• I could dry-roast the sesame seeds to get a nutty flavor, or use the black seeds when I run out of the usual ones.
  • For the marinade, I could add a few slivers of ginger, a sprinkle of crushed red pepper, a dab of hot mustard, chopped green onions, and/or some fresh-squeezed citrus juice (or, at the very end of the marinating process, pineapple juice).
All in all, this turned out to be a healthful, quick-to-prepare, multi-serving meal with simple prep and minimal cleanup. After a weekend in which I had pizza on 3 straight days, I needed a heaping helping of vitamins and phytonutrients, and this meal fit the bill. It will be damn tough not to attack the third and final tub of this stuff when I get home.

Saturday, November 04, 2006

Wandering Monster

I TAKE THE TRAIN in and out of the city each workday. Others settle for just the tracks.

While entering the 14th Street PATH station this week, I passed two street people on their way out. Both wore layers of dirty clothing, disintegrating shoes, and heavy facial hair. They also carried huge garbage bags over their shoulders. Not an uncommon sight in New York City, though usually not in the PATH stations, because the range of transit through the city is far more limited than via the New York Subway proper.

For those unfamiliar with the PATH tubes, the far wall of the station is lined with shallow niches. Some of them are open and join with the tracks on the other side, permitting pipes, wires, and workers to pass through. Also, evidently, street people.

As I took a place on the platform, a third street person emerged through one of those open nooks. Keep in mind that the third rail hugs the far wall as well. I watched — never having seen someone get electrocuted before — as this guy stepped with practiced ease over the shielded third rail, walked casually to the platform edge even as a train approached down the tunnel, and heaved first his bundle and then himself up onto the main floor. He then strode out the turnstile to join his comrades as casually as if he had debarked the train that screeched to a halt in the space he had just traversed.

So That's What Atheists Are Calling Themselves?

I AM AN ATHEIST. I have no use for religion in my life. My personal view is that most organized religions seduce, hypnotize, and destroy. Evangelism and fanaticism offend me. Others may worship as they please or eschew same, to the extent in both cases that it does not infringe the rights of our fellow citizens.

I do not ally myself with other atheists. I find some of their writings interesting, but I am not, by nature, a joiner of movements. I do not introduce myself to people as an atheist, because I feel opening conversations with religion is offensive, even in the case of a lack of religion like my own. I prefer to say, if pressed, "I'm not religious." I guess in Dungeons & Dragons alignment terms, you could call me a true neutral. Just leave me alone and I will do the same.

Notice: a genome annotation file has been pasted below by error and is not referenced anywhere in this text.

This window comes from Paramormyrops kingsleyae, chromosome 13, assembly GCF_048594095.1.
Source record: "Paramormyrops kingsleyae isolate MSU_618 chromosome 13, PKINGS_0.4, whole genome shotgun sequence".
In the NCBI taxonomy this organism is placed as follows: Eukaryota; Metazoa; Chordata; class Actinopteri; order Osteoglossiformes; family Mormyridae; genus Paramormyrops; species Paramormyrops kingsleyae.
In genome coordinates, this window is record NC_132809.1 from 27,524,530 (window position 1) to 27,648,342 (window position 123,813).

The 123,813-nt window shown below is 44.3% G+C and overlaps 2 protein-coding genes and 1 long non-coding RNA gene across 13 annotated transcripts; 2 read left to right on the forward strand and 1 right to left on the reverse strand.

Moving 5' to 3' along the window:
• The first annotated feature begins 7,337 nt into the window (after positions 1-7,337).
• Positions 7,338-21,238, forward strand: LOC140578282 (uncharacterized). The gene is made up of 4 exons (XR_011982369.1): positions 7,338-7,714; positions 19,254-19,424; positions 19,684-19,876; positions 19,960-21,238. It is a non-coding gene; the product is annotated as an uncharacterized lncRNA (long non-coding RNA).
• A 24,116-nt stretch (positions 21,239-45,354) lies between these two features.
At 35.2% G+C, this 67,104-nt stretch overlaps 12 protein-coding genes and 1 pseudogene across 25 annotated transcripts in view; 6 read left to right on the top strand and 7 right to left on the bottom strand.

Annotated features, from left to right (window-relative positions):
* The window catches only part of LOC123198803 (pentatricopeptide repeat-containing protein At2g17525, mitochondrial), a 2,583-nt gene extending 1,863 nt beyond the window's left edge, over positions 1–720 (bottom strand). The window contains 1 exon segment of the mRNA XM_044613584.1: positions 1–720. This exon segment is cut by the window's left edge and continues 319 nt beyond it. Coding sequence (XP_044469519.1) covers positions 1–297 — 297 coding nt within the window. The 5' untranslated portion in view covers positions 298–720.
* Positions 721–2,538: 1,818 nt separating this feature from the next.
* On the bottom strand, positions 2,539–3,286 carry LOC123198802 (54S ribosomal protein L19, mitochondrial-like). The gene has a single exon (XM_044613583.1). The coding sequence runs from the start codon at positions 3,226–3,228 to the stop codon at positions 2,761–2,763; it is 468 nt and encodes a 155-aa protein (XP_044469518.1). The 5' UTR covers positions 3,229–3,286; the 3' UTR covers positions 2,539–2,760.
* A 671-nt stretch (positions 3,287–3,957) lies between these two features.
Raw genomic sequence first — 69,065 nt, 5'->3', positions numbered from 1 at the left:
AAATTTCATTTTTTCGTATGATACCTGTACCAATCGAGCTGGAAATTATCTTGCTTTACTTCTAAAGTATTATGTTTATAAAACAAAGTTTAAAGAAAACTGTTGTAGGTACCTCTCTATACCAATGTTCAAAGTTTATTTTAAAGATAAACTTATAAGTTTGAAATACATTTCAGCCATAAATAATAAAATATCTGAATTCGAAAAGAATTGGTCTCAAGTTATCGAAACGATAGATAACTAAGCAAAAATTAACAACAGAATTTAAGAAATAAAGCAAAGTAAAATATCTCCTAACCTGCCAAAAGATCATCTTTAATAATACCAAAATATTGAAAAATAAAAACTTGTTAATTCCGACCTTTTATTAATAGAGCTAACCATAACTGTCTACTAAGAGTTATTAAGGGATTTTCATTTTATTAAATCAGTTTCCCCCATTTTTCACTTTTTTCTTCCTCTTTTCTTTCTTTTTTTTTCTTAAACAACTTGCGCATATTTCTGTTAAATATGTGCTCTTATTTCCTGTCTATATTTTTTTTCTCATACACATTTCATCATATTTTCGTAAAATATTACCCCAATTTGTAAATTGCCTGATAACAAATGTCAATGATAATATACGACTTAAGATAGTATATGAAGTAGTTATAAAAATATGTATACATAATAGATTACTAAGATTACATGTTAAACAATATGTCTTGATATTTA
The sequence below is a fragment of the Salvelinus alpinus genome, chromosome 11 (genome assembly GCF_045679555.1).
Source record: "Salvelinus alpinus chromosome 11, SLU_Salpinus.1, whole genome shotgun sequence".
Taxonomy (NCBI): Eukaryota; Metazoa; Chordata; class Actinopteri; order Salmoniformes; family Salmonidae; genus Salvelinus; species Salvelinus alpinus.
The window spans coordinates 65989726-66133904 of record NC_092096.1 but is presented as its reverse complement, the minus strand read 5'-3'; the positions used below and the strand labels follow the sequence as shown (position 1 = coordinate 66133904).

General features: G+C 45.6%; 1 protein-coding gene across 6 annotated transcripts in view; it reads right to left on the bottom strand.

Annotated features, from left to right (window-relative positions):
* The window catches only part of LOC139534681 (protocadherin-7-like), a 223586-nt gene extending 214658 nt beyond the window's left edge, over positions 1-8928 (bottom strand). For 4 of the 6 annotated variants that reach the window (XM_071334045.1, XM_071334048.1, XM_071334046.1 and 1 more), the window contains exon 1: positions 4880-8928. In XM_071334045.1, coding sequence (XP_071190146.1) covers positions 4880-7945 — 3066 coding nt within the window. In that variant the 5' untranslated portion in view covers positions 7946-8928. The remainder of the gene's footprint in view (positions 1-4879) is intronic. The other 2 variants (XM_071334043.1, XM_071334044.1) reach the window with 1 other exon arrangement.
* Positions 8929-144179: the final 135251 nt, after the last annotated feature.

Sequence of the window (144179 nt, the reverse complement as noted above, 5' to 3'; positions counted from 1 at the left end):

I have read atheist websites and blogs in the past, and I have an interest in reviewing some recently published books on the topic, to see if my misgivings are accurate, but from the excerpts I've scanned, they all seem like they define themselves aggressively by what they are not. In my ear, this sounds very much like office gossip. You know the tenor of this talk. Dysfunctional coworkers build their shared identity and solidarity by airing and attacking what they hate in a common office enemy. I agree with atheists' distaste for the abuses of organized religion and the self-delusion of the fanatic. But in the low rhetoric and anonymous character of the Internet, it begins to read like one-upmanship in pursuit of a party line.

In other words, like a religion.

As I say, I don't evangelize my atheism to the point of self-identifying as such. So when I read that some atheists are using the term Bright to indicate their embrace of naturalist, secular enlightenment and reason, I shook my head in pity. It's become another buzzword, another forward base from which to launch partisan attacks and to which they might retreat for backslaps and toasts after scoring a self-perceived logical coup against The Other. I object to the need for a title, an ingroup, and an Other. Absolutely, the abuses of those obsessed with a theist worldview on the Bill of Rights, the freedom of ideas, and the advance of science must be tracked, exposed, and reversed. But all this term Bright represents to this cynic is just another spoke on the wheel of religions, just another tower from which snipers might fire.

As a master text of healthy skepticism regardless of religious predilection, Monty Python's Life of Brian is looking more and more prescient.

Thursday, November 02, 2006

Memo to Kerry: STFU

A QUOTE POPULARLY ATTRIBUTED to Napoleon Bonaparte instructs: "Never interrupt your enemy when he is in the process of destroying himself." This is the message I have for Senator John Kerry with regard to his recent contribution to the cause of the Democratic Party as the midterm campaigns wind down. We might abridge this dictum for modern times as I have in the second part of my title.

For the past several weeks, Republican candidates across the country have been teetering toward the edge like the T1000 absorbing shot after shot in the flame and steam factory (thank you Ebert) at the end of Terminator 2. Although the recent New Jersey State Supreme Court on gay civil unions gave some of the more desperate conservatives some fear fodder, the one-two punch of Iraq and Mark Foley eroded poll ratings over September and October.

Still, it's no sure thing to swing a change of ruling party. Implying that the fate of ill-educated people is to fight in Iraq plays on a pernicious stereotype of the military, and dishonors both the men and women Kerry served with in Vietnam as well as the all-volunteer force serving across the globe today. His fit of pique at being called on this failed joke, as righteous anger goes, is 2 years overdue. Kerry should have reacted with this rage at the Swift Boat instigators in 2004, instead of lying on his side and letting these jackals nip at his flanks for as long as they did.